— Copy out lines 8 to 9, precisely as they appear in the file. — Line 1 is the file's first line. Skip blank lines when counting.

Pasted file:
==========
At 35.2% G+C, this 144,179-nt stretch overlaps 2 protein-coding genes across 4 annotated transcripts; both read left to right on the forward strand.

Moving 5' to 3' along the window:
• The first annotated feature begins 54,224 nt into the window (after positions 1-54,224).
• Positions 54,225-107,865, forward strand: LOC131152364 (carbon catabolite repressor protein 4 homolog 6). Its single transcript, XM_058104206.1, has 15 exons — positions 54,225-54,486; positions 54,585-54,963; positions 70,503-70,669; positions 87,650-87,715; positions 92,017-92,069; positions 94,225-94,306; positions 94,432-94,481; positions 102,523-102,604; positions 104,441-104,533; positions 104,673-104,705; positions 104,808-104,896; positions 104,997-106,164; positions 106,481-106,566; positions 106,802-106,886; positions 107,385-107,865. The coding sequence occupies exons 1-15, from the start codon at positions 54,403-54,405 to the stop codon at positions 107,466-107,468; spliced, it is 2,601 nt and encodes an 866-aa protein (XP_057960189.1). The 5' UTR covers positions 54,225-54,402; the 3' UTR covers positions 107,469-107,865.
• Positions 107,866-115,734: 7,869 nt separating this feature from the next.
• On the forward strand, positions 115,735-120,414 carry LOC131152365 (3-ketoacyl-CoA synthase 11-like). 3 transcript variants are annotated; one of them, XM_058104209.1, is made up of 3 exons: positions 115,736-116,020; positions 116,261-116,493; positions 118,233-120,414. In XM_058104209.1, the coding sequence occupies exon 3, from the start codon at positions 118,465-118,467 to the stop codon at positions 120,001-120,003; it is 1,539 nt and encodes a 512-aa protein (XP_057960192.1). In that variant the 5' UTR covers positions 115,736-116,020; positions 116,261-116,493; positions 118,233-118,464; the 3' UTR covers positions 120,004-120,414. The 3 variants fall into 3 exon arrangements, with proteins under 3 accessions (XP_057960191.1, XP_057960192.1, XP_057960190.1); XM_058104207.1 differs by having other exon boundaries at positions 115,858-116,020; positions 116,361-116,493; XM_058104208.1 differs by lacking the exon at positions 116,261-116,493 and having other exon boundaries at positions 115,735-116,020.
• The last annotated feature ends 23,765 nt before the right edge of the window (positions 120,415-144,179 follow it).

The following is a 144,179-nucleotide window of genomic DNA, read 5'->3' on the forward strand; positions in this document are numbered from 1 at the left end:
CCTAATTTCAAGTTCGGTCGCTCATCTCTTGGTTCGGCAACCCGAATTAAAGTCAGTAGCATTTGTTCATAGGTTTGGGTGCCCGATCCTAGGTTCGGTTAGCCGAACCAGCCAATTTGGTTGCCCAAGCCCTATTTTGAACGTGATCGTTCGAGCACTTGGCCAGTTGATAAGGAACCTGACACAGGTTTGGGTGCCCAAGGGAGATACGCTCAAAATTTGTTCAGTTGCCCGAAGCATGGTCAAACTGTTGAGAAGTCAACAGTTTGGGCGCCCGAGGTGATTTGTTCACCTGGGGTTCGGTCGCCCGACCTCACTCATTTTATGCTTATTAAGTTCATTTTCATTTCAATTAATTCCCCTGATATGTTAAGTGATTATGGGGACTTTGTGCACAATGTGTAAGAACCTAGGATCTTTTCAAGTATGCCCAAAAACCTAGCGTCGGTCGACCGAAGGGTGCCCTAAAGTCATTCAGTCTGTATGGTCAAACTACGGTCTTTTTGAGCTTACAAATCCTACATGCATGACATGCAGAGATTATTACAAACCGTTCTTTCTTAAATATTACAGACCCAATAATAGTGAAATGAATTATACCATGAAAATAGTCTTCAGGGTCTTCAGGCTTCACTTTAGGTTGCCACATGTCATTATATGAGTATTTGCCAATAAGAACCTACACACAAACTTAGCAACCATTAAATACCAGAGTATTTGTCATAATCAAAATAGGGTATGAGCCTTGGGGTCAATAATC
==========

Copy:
The following is a 144,179-nucleotide window of genomic DNA, read 5'->3' on the forward strand; positions in this document are numbered from 1 at the left end:
CCTAATTTCAAGTTCGGTCGCTCATCTCTTGGTTCGGCAACCCGAATTAAAGTCAGTAGCATTTGTTCATAGGTTTGGGTGCCCGATCCTAGGTTCGGTTAGCCGAACCAGCCAATTTGGTTGCCCAAGCCCTATTTTGAACGTGATCGTTCGAGCACTTGGCCAGTTGATAAGGAACCTGACACAGGTTTGGGTGCCCAAGGGAGATACGCTCAAAATTTGTTCAGTTGCCCGAAGCATGGTCAAACTGTTGAGAAGTCAACAGTTTGGGCGCCCGAGGTGATTTGTTCACCTGGGGTTCGGTCGCCCGACCTCACTCATTTTATGCTTATTAAGTTCATTTTCATTTCAATTAATTCCCCTGATATGTTAAGTGATTATGGGGACTTTGTGCACAATGTGTAAGAACCTAGGATCTTTTCAAGTATGCCCAAAAACCTAGCGTCGGTCGACCGAAGGGTGCCCTAAAGTCATTCAGTCTGTATGGTCAAACTACGGTCTTTTTGAGCTTACAAATCCTACATGCATGACATGCAGAGATTATTACAAACCGTTCTTTCTTAAATATTACAGACCCAATAATAGTGAAATGAATTATACCATGAAAATAGTCTTCAGGGTCTTCAGGCTTCACTTTAGGTTGCCACATGTCATTATATGAGTATTTGCCAATAAGAACCTACACACAAACTTAGCAACCATTAAATACCAGAGTATTTGTCATAATCAAAATAGGGTATGAGCCTTGGGGTCAATAATC